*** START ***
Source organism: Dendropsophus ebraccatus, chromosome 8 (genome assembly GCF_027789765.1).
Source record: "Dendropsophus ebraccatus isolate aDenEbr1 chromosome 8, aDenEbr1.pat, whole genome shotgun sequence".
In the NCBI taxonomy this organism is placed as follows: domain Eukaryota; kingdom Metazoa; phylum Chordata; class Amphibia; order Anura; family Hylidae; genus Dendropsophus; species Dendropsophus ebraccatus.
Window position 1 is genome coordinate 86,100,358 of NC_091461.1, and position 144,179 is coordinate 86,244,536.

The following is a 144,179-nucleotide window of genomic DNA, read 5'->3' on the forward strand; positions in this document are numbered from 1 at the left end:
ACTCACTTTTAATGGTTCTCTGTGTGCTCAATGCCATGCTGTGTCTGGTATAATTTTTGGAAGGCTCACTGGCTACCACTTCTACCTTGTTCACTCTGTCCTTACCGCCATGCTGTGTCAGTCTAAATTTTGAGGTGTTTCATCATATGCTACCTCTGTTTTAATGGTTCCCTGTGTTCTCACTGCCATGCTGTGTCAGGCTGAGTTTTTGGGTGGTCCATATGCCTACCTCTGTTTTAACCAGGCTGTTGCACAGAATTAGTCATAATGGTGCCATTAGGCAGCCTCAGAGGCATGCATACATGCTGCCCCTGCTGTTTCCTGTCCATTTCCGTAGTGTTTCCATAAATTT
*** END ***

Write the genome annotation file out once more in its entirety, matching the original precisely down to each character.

Source organism: Dendropsophus ebraccatus, chromosome 8 (genome assembly GCF_027789765.1).
Source record: "Dendropsophus ebraccatus isolate aDenEbr1 chromosome 8, aDenEbr1.pat, whole genome shotgun sequence".
In the NCBI taxonomy this organism is placed as follows: domain Eukaryota; kingdom Metazoa; phylum Chordata; class Amphibia; order Anura; family Hylidae; genus Dendropsophus; species Dendropsophus ebraccatus.
Window position 1 is genome coordinate 86,100,358 of NC_091461.1, and position 144,179 is coordinate 86,244,536.

The following is a 144,179-nucleotide window of genomic DNA, read 5'->3' on the forward strand; positions in this document are numbered from 1 at the left end:
ACTCACTTTTAATGGTTCTCTGTGTGCTCAATGCCATGCTGTGTCTGGTATAATTTTTGGAAGGCTCACTGGCTACCACTTCTACCTTGTTCACTCTGTCCTTACCGCCATGCTGTGTCAGTCTAAATTTTGAGGTGTTTCATCATATGCTACCTCTGTTTTAATGGTTCCCTGTGTTCTCACTGCCATGCTGTGTCAGGCTGAGTTTTTGGGTGGTCCATATGCCTACCTCTGTTTTAACCAGGCTGTTGCACAGAATTAGTCATAATGGTGCCATTAGGCAGCCTCAGAGGCATGCATACATGCTGCCCCTGCTGTTTCCTGTCCATTTCCGTAGTGTTTCCATAAATTT